We often see misogynist oppression in our daily lives and don’t even recognise it. It may be something as subtle as a “Go make me a sandwich” joke to a legitimate threat to life. It manifests in everyday life and sometimes we don’t see it or if we do, we don’t stop it. A majority of it is perpetuated by men, either in the vicinity of the woman they victimise so they can make her feel intimidated and threatened, or around other men they might bond with in the form of ‘locker room talk’ or just ‘men being men’. 

Misogyny then is a practice – one that is collectively done because of the social conditioning that multiple individuals have been exposed to throughout the span of their lives. It is a practice perpetuated largely by men since they’re the ones who profit from it most. They harness it in the form of social and economic capital to maintain and perpetuate their places in society. However, this does not exist in isolation. This sort of social functioning is enabled when misogyny functions in an ecosystem, where men are supported and protected at each level by one another.

It becomes pertinent then to understand how misogyny is structured within patriarchy. We often mistake it to be more of a spectrum of sorts or perhaps even a scale when it really is more of a pyramid, where the foundations enable the rest of the structure to stand securely. This sort of structure works on a sort of co-dependence, in a manner that a machine would.  It is an oppression which is all encompassing and a very important part of patriarchy.

This sort of performativity aspect of toxic masculinity rests on the idea of showcasing gender expression through the oppression of women.

 At the very  foundation of the pyramid are those that are silent spectator to things like jokes, derogatory language, casual gender stereotyping and other things that are passed off as ‘light humour’. These people may not be actually taking part in making these jokes or perhaps concretising gender stereotypes but by being silent spectators who choose to not engage or say anything they become complicit as well. Such acts are perpetuated because no one raises a contradiction against them, or objects to them.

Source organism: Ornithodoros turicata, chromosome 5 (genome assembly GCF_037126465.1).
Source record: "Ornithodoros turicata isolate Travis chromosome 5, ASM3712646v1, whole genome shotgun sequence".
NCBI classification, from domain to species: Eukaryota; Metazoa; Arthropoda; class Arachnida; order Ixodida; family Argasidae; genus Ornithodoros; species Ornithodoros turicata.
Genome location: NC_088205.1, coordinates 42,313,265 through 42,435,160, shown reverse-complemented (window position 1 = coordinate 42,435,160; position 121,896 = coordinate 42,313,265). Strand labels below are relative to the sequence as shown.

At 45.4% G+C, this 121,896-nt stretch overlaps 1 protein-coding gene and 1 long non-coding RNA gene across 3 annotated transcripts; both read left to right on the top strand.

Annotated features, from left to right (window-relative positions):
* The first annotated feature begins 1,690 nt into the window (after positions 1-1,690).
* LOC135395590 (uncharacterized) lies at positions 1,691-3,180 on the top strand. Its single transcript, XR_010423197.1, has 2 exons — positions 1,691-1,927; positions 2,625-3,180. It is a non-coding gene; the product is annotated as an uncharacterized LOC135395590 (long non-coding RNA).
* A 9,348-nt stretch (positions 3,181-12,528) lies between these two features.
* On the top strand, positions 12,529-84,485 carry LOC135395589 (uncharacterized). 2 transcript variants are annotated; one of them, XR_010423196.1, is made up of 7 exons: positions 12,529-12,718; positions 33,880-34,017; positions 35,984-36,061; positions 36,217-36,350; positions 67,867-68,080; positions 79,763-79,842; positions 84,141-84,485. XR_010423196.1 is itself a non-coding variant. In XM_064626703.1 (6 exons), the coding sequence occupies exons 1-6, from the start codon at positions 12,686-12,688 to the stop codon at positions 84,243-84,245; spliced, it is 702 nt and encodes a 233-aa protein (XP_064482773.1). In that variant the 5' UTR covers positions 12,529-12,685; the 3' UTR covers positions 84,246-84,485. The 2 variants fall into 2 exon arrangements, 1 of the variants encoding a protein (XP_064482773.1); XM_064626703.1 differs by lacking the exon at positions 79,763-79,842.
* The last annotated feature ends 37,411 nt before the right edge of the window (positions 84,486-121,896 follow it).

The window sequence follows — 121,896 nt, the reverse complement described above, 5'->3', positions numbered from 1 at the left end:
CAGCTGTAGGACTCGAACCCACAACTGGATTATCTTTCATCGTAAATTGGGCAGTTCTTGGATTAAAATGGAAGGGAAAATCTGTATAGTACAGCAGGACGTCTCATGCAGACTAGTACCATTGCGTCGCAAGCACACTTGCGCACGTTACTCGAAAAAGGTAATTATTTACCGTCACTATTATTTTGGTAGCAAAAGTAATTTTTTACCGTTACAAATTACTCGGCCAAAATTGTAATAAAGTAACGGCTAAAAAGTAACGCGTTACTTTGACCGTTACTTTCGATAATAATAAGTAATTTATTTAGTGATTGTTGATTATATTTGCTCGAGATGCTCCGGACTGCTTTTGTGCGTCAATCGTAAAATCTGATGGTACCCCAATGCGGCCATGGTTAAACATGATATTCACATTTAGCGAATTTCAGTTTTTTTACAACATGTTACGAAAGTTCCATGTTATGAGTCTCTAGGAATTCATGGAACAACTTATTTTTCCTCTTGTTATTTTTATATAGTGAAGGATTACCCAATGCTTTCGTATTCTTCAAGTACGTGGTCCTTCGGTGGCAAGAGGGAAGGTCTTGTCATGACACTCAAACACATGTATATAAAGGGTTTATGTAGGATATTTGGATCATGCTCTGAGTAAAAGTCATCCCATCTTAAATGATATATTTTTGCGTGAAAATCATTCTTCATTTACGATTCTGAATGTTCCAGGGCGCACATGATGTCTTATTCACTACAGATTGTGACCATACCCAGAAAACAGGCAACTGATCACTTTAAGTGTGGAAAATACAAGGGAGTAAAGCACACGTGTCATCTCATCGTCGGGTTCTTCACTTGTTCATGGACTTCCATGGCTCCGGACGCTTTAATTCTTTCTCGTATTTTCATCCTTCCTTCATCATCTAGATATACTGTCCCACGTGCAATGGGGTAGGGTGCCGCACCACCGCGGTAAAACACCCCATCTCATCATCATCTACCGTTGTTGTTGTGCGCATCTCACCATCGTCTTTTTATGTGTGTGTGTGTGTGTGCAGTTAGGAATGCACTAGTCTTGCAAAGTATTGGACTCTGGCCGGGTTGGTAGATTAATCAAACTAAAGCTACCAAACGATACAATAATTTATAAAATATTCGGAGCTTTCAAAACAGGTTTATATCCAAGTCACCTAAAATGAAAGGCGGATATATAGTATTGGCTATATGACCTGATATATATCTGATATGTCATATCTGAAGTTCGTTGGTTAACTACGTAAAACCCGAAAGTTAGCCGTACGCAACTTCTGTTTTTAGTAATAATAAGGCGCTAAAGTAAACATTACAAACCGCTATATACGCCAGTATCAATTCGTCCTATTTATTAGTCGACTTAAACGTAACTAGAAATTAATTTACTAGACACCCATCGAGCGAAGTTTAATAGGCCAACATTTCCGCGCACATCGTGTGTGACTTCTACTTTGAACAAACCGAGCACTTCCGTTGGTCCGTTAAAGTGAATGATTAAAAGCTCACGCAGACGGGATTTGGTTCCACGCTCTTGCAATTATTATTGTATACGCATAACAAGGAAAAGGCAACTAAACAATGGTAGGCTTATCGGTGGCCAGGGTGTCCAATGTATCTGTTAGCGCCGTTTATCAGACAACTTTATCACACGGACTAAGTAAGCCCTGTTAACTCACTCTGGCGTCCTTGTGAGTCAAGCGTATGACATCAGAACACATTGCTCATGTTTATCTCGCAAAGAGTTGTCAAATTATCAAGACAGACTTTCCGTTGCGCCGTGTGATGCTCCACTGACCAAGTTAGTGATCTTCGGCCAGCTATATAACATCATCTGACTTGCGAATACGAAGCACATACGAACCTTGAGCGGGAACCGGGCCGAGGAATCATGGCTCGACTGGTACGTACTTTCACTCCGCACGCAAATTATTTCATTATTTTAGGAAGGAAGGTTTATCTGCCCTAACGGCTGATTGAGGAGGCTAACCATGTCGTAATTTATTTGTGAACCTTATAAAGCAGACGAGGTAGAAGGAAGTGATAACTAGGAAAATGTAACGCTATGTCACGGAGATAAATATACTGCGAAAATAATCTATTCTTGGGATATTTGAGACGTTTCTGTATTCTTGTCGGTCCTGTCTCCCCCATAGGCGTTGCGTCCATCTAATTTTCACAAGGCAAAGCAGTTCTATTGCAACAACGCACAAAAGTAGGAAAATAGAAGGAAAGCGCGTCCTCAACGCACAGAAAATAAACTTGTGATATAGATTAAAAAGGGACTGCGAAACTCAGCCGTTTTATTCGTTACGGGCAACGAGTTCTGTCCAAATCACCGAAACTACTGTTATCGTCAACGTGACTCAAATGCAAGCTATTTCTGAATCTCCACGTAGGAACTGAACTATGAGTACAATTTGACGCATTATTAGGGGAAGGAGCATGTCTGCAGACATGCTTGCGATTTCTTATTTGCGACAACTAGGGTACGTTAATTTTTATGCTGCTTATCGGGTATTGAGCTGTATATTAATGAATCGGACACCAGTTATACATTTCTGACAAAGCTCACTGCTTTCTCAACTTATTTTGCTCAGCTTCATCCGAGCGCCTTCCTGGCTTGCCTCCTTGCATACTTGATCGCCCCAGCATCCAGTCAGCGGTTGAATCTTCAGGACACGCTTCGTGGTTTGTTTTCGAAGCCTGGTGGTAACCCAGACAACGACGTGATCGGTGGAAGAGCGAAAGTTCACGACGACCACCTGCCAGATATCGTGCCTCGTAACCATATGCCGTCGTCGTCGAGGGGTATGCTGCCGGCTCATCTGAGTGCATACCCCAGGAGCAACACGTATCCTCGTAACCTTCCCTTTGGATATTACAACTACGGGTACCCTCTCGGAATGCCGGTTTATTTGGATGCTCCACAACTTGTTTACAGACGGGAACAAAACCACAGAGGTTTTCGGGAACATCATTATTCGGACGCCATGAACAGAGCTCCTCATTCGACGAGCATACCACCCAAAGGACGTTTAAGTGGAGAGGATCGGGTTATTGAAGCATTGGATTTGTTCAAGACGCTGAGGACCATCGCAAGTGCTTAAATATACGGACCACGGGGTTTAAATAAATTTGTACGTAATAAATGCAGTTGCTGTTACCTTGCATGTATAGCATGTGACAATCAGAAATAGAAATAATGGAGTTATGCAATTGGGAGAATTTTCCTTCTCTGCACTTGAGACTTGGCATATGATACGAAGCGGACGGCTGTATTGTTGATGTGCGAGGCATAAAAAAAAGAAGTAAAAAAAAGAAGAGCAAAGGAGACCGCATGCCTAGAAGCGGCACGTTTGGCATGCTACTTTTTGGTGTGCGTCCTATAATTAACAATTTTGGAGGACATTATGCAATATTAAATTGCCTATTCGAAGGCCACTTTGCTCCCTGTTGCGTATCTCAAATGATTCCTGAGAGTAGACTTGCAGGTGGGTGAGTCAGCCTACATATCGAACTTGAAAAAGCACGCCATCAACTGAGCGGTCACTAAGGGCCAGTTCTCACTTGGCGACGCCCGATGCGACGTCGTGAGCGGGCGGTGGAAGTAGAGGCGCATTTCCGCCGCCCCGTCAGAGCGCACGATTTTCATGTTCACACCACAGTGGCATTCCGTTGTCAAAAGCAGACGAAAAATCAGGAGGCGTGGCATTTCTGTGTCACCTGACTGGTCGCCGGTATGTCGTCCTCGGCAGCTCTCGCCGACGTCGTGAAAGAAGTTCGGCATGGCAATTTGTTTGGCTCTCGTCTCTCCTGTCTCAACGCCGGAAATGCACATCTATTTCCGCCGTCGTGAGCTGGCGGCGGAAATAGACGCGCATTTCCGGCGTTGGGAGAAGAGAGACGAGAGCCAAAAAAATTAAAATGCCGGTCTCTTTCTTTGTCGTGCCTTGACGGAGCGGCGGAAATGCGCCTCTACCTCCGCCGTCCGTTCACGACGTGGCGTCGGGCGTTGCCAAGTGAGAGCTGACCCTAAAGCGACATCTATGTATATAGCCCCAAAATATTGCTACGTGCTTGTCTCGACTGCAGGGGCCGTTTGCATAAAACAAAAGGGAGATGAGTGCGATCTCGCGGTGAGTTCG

It then becomes pertinent to know that these acts happen in the vicinity of spaces where these men feel most comfortable expressing these thing – in male dominated conference rooms, male groups and other groups where men know that they will be lauded for such things by their peers. This gives rise then to those who laugh along or join in on perpetuating such stereotypes – collectively they create a ‘pack’. Such a collectivisation gives them strength, it is a male bonding that deems closer analysis.

To understand how the dynamics of such a thing manifests, it is important to understand how misogyny is seen as a platform for men to bond and share camaraderie over. A very jarring example of this is Whatsapp jokes that further stereotypes about women within marriages – how they are dumb, how they are negatively temperamental and the like – men bond with each other over such seemingly harmless perpetuation. This is how men band together and this ends up creating a platform other men who see it as one from where they can choose to actually act upon certain things that they mentioned as jokes.